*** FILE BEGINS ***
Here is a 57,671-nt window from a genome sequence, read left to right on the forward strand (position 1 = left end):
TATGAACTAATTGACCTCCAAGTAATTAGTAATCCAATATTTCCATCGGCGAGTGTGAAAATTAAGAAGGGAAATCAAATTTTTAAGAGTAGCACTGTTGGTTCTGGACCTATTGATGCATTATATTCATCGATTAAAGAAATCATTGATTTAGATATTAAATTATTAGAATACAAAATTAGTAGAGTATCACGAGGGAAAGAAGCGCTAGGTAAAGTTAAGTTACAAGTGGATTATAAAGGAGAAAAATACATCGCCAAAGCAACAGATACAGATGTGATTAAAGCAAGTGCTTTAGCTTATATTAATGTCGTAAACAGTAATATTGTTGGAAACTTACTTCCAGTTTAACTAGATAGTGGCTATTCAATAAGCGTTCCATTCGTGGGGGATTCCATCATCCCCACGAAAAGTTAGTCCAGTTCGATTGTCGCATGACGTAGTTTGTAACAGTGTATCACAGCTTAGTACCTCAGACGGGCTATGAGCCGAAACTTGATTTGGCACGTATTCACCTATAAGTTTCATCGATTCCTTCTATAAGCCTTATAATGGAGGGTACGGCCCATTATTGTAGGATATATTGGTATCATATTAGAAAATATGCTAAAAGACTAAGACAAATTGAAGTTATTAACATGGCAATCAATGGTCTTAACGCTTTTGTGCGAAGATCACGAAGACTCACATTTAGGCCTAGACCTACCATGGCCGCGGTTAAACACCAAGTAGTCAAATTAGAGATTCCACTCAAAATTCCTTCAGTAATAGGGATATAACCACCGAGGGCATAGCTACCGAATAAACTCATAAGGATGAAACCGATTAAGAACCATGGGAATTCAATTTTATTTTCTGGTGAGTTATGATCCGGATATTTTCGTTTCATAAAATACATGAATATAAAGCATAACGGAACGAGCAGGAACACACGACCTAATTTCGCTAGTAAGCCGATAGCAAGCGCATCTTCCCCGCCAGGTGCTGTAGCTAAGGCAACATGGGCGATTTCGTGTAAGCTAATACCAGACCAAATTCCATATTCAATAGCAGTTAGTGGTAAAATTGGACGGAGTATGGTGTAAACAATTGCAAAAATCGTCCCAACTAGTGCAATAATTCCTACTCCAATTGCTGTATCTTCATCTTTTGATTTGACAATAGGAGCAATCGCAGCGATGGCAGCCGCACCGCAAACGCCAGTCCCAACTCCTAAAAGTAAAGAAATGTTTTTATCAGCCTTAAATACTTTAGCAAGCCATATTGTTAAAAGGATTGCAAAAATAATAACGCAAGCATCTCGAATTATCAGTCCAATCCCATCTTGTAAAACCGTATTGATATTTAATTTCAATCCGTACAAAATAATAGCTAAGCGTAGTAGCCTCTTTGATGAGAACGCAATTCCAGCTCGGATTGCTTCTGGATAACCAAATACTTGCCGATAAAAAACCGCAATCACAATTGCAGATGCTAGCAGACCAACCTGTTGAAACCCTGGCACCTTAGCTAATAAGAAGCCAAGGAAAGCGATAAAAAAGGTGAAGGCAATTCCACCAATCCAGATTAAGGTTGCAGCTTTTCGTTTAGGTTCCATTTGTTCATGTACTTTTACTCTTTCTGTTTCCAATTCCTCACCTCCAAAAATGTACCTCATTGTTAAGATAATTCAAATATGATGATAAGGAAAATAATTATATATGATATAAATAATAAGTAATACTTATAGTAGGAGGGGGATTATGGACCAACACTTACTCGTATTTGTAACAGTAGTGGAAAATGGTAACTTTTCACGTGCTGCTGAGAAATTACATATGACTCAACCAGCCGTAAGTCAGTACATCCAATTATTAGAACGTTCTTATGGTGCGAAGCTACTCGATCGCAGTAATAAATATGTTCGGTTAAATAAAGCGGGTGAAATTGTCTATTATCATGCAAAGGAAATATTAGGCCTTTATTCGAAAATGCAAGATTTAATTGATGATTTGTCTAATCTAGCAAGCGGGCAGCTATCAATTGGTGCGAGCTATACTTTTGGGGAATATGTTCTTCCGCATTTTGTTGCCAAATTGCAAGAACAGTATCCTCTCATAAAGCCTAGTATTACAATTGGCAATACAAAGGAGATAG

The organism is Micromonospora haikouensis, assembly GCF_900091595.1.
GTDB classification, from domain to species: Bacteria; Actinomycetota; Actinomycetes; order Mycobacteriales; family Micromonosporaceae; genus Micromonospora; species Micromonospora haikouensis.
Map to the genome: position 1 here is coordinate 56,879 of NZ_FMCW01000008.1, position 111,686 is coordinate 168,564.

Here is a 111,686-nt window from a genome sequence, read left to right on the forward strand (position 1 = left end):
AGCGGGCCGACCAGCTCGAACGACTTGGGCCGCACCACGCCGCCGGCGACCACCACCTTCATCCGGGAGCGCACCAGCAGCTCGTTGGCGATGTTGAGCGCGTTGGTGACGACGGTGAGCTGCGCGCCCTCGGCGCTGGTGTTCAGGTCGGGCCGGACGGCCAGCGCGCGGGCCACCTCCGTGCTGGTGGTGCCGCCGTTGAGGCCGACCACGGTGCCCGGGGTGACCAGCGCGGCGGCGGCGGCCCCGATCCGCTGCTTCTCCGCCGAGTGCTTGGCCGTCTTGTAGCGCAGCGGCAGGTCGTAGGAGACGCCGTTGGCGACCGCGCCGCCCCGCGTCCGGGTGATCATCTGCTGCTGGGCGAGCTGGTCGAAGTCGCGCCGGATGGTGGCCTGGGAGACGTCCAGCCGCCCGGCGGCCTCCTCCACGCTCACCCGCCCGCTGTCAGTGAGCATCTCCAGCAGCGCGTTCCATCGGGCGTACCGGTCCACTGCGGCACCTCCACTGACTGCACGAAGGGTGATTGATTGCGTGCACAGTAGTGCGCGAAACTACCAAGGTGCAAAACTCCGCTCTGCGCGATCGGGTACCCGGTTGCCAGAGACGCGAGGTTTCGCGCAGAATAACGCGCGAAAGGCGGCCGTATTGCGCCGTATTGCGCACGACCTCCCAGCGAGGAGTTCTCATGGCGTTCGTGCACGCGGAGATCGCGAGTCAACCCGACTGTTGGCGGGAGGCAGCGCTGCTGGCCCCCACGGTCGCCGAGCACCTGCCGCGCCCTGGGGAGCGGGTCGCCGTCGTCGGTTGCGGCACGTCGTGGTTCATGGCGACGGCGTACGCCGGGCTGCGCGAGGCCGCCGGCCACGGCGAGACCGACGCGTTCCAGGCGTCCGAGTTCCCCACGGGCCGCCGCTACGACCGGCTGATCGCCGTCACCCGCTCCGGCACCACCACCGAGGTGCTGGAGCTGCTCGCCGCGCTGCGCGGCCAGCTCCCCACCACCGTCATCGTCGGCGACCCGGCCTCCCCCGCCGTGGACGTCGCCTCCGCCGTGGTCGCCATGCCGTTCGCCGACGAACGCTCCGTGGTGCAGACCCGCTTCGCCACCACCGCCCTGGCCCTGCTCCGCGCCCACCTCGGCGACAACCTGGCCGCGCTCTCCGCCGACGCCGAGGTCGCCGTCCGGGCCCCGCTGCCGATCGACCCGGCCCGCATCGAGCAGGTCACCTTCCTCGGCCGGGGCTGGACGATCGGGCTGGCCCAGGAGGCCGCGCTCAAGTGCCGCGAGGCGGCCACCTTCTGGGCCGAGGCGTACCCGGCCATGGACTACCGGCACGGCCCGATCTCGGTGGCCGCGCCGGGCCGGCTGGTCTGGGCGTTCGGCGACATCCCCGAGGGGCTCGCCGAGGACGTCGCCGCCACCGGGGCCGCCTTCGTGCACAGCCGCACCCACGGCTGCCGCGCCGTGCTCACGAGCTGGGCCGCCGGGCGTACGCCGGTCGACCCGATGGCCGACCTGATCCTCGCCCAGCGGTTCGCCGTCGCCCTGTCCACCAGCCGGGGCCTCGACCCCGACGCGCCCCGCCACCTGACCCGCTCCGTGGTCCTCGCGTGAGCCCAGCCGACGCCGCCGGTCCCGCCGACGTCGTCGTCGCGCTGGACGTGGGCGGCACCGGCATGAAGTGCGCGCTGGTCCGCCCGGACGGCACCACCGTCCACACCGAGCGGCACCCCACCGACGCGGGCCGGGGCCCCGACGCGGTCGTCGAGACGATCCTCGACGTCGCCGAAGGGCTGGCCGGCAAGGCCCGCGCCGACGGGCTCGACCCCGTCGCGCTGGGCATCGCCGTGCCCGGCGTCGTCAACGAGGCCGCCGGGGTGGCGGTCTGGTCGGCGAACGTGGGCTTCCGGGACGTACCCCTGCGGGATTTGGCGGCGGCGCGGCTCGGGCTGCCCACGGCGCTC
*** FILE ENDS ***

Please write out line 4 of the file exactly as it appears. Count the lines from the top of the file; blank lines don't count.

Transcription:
GTDB classification, from domain to species: Bacteria; Actinomycetota; Actinomycetes; order Mycobacteriales; family Micromonosporaceae; genus Micromonospora; species Micromonospora haikouensis.